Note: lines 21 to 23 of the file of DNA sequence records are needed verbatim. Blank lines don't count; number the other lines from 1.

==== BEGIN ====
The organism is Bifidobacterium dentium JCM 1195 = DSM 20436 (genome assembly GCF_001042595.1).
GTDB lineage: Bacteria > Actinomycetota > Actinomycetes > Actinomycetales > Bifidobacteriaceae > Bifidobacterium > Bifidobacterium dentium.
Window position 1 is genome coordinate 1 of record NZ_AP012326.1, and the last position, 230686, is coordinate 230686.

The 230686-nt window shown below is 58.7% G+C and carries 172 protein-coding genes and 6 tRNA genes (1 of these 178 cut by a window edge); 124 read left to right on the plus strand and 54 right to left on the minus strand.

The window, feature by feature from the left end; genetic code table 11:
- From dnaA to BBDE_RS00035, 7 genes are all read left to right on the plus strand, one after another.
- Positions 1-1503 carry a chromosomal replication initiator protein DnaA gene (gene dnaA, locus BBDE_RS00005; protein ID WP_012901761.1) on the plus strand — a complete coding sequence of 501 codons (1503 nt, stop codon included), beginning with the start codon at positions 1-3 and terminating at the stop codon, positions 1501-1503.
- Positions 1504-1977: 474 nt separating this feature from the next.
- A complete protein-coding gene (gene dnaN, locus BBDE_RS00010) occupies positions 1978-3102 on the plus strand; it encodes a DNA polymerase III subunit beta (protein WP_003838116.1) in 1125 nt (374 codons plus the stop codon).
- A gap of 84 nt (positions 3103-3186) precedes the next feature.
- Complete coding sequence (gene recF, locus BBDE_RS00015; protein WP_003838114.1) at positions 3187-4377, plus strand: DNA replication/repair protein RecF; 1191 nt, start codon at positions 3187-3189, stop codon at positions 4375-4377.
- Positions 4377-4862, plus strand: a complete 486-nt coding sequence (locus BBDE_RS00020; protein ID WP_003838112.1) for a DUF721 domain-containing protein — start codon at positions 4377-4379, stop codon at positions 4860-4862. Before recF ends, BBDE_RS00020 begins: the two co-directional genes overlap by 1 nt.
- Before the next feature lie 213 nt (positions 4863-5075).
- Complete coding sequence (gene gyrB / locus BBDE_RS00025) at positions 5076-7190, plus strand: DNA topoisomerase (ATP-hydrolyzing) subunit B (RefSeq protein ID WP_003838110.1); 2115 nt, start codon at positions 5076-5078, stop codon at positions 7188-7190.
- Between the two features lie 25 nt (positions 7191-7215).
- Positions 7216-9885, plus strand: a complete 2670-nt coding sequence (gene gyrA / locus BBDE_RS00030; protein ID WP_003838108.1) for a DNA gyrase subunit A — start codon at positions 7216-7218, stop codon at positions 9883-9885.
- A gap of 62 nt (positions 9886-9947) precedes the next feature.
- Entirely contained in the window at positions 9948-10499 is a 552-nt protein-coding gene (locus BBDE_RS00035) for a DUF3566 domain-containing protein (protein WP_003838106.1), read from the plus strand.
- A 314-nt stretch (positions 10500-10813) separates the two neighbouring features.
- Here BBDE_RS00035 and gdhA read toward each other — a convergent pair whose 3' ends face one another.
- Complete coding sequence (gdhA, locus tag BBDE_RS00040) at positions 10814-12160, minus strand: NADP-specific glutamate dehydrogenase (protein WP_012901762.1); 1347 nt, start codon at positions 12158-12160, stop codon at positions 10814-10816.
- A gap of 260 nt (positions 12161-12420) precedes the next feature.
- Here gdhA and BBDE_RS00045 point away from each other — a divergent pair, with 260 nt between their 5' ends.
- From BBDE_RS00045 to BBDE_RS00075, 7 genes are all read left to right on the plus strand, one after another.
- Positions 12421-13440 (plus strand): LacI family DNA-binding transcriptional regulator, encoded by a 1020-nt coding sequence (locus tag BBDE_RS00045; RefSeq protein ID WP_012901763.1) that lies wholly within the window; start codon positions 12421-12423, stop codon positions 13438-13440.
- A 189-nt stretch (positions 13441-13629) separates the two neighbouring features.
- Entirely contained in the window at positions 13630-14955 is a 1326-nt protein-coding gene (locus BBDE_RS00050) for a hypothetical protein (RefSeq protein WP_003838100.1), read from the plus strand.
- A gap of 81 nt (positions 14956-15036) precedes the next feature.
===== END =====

- Complete coding sequence (gdhA, locus tag BBDE_RS00040) at positions 10814-12160, minus strand: NADP-specific glutamate dehydrogenase (protein WP_012901762.1); 1347 nt, start codon at positions 12158-12160, stop codon at positions 10814-10816.
- A gap of 260 nt (positions 12161-12420) precedes the next feature.
- Here gdhA and BBDE_RS00045 point away from each other — a divergent pair, with 260 nt between their 5' ends.